Monday, August 16, 2010

Saudi arms deal will include Apaches & Black Hawks

On top of a proposed deal to sell 84 Boeing F-15 fighter jets to Saudi Arabia, the Obama administration is also poised to sell about 70 UH-60 Black Hawk helicopters (made by United Technologies) and up to 60 Boeing AH-64 Apache Longbow helicopters to the birthplace of Islam.  If the deal is pushed through, it would be the largest overseas U.S. arms sale in history, with estimates putting the total cost to as much as $60 billion over 10 years.  The arms package will include flight simulators, spare parts, and long-term support, but the aircraft and rotorcraft involved will not have certain weapon systems installed that U.S. officials deem "conducive to regional stability" or would be seen as objectionable by Israel or Congress.

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Tuesday, August 10, 2010

New video of first 787 Dreamliner

Here's a link to a neat 3 minute video that showcases the interior of ZA001, the first Boeing 787 Dreamliner to come off the production line.

787 Video

Monday, August 9, 2010

Saudi Arabia to acquire F-15 Fighter Jets

The Obama administration is proceeding with a plan to sell 84 Boeing F-15 Fighter Planes to Saudi Arabia.  The 10-year arms package, which is worth about $30 billion (and is one of the biggest deals of its kind), is designed to help the Saudis check the growing Iranian threat within the Middle East.  The proposed sale has come under a bit of fire from Israel.  However, the U.S. has made efforts to quell Israel's concerns by agreeing not to equip the F-15's with advanced long-range weapons, which Israel had strongly opposed when the deal was first developed.  Along with the F-15's, the deal will also include several dozens of UH-60 Black Hawk Helicopters from United Technologies Corp.

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Thursday, August 5, 2010

Inmarsat to purchase 3 Boeing satellites

U.K.-based Inmarsat has announced that it will purchase three Ka-Band satellites from Boeing for a total cost of around $1 billion, beating French satellite maker Thales Alenia Space.  The satellites will allow Inmarsat to provide high mobile broadband speeds (up to 20 times faster compared to its existing fleet of 11 L-Band satellites) to its commercial and government clients by the end of 2014.

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Wednesday, August 4, 2010

Cathay Pacific orders 777-300ER

Today, Cathay Pacific agreed to purchase six 777-300ER aircraft from Boeing (in addition to 30 Airbus A350-900 aircraft as well).  The order comes amidst increasing passenger revenue and cargo traffic for Hong Kong's largest airline.

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Tuesday, August 3, 2010

Boeing to move C-130 & B-1 from Long Beach to Oklahoma City

In what company officials say is a cost cutting move in light of expected cuts in defense spending, Boeing has announced that it will be relocating both its C-130 Avionics Modernization and B-1 programs from Long Beach, CA to Oklahoma City, OK.  The move will begin around the first quarter of 2011 and is expected to be completed by the end of 2012.  Out of the 800 workers that are currently employed by both programs, about 550 will be relocated, with the rest to be transitioned into another programs within Boeing.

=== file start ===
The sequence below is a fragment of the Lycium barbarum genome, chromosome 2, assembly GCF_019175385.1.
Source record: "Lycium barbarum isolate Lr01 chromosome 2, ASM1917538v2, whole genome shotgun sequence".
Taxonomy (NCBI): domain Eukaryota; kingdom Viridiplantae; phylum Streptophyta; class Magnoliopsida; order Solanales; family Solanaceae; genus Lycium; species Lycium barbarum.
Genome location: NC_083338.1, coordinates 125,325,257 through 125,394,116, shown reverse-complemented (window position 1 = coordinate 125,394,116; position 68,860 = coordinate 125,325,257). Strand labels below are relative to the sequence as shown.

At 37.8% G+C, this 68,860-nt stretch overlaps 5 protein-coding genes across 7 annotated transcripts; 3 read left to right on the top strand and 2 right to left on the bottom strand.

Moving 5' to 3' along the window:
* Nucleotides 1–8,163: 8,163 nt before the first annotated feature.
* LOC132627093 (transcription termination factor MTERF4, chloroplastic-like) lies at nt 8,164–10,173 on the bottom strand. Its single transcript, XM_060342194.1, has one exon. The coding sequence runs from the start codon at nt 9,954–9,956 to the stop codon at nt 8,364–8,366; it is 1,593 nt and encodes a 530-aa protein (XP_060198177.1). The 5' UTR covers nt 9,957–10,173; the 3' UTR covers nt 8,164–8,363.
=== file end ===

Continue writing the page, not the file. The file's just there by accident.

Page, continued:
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Monday, August 2, 2010

P-8A Poseidon T3 Completes First Flight Test

Aircraft T3, one of 6 flight-test aircraft for the Navy's P-8A Poseidon program, successfully completed a 2.8 hour flight test from Boeing Field in Seattle, WA.  During the flight, T3 performed various in-flight systems checks including autopilot flight modes and APU and engine shutdowns and re-starts.  Next up for T3 is for it to join sister test-aircraft T1 and T2 at Naval Air Station Patuxent River (located in Maryland) where it will undergo further ground and flight tests.  T3 has been designated as the P-8A program's mission system and weapon certification aircraft.  The U.S. Navy plans on purchasing up to 117 P-8A Poseidon aircraft (which is based on a Next-Generation Boeing 737-800 airframe) to replace its aging fleet of P-3 Orion anti-submarine/maritime surveillance aircraft.

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Emirates offers advice on future of 777

Good read from the Seattle Times about Tim Clark, president of Dubai-based Emirates, whose extraordinary growth has been nothing short of remarkable in spite of the slow global economy.  Because Emirates owns the world's largest 777 fleet (86 aircraft with 46 more on order), they wield significant influence on Boeing's future plans for their 777 family, whether it be improvements to the existing airframe or an all new aircraft type.  Clark's advice to Boeing?  Develop a new family of twin-engine aircraft "bigger" than the largest Dreamliner, using the existing 777-300ER as a baseline.  It also must be able to fly several hundred miles farther than the 777-300ER on a full 55-ton payload.  Boeing does need to make a decision soon on its 777 plans with the Airbus A350-1000 (which is viewed as a direct competitor to the 777) scheduled to come into service within the next decade.  Does Boeing invest billions of dollars to develop a new 777 aircraft just to satisfy one customer, albeit a very powerful and very rich customer???

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